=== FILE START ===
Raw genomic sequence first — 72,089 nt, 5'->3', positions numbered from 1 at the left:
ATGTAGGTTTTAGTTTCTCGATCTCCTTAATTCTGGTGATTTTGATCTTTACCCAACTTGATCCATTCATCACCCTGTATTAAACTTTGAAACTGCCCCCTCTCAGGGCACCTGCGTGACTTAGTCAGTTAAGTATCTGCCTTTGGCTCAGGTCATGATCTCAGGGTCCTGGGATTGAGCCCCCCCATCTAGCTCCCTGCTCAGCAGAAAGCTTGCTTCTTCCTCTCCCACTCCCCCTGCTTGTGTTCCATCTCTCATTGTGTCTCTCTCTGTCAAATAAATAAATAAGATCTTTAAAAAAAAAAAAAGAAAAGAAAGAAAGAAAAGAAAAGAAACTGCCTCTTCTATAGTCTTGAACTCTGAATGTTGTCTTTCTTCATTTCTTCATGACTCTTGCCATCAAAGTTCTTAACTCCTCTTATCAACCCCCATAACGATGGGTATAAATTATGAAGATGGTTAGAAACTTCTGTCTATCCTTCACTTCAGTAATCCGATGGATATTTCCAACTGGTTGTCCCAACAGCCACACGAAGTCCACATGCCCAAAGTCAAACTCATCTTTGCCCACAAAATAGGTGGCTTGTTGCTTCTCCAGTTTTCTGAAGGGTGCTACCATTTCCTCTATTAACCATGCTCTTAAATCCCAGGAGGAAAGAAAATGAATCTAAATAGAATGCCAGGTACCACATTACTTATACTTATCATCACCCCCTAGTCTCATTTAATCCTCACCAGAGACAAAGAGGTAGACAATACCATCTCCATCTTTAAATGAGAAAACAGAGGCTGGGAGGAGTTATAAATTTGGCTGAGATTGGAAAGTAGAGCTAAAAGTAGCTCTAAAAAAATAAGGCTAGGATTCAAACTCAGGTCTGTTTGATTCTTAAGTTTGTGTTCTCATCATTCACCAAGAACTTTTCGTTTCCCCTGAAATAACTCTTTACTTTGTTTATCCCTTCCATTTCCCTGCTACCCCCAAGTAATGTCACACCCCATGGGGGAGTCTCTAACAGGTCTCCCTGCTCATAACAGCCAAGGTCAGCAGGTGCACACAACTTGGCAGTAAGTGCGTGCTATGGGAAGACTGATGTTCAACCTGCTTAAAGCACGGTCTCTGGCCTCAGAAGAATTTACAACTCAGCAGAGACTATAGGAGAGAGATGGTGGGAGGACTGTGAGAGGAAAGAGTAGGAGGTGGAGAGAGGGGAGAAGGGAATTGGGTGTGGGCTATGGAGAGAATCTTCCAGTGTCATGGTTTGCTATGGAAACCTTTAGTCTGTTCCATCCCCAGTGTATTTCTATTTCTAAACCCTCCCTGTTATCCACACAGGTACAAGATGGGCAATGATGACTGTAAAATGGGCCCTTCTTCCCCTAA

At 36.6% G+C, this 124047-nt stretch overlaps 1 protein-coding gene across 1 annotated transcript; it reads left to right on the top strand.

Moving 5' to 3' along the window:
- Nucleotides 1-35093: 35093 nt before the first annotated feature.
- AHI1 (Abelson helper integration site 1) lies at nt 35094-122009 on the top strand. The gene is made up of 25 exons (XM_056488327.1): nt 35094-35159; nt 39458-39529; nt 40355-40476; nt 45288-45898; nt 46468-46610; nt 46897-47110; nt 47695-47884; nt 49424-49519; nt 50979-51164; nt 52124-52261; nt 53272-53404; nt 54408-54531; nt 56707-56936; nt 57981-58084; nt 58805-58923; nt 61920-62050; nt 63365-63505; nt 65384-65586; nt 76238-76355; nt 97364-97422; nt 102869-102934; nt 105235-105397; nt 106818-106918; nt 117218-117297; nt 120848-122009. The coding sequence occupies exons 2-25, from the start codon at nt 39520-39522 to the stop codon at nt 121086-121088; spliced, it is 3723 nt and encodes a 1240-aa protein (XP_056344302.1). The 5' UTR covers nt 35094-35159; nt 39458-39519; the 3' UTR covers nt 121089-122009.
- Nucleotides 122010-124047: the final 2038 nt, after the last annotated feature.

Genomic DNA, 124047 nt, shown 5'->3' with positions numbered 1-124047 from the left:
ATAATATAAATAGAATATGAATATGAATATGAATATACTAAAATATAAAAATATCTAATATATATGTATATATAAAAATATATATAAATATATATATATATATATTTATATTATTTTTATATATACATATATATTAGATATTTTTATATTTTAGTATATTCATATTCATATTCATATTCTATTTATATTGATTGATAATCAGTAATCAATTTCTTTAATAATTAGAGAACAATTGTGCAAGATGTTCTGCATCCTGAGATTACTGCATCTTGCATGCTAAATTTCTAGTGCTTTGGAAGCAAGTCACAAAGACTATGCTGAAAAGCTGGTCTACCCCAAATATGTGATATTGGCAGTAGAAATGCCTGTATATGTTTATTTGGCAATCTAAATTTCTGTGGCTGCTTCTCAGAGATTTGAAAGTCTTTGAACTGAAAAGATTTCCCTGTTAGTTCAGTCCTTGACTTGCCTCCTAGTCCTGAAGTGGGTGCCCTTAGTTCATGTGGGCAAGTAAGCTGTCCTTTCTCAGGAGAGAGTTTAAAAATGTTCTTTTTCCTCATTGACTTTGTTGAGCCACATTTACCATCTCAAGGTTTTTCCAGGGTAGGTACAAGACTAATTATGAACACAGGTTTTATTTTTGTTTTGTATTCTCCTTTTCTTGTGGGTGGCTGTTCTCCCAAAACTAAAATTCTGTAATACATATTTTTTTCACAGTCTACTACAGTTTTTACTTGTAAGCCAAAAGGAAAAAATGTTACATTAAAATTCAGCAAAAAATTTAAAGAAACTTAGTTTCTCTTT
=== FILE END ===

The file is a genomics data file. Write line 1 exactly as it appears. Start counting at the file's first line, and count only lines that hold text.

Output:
Raw genomic sequence first — 72,089 nt, 5'->3', positions numbered from 1 at the left: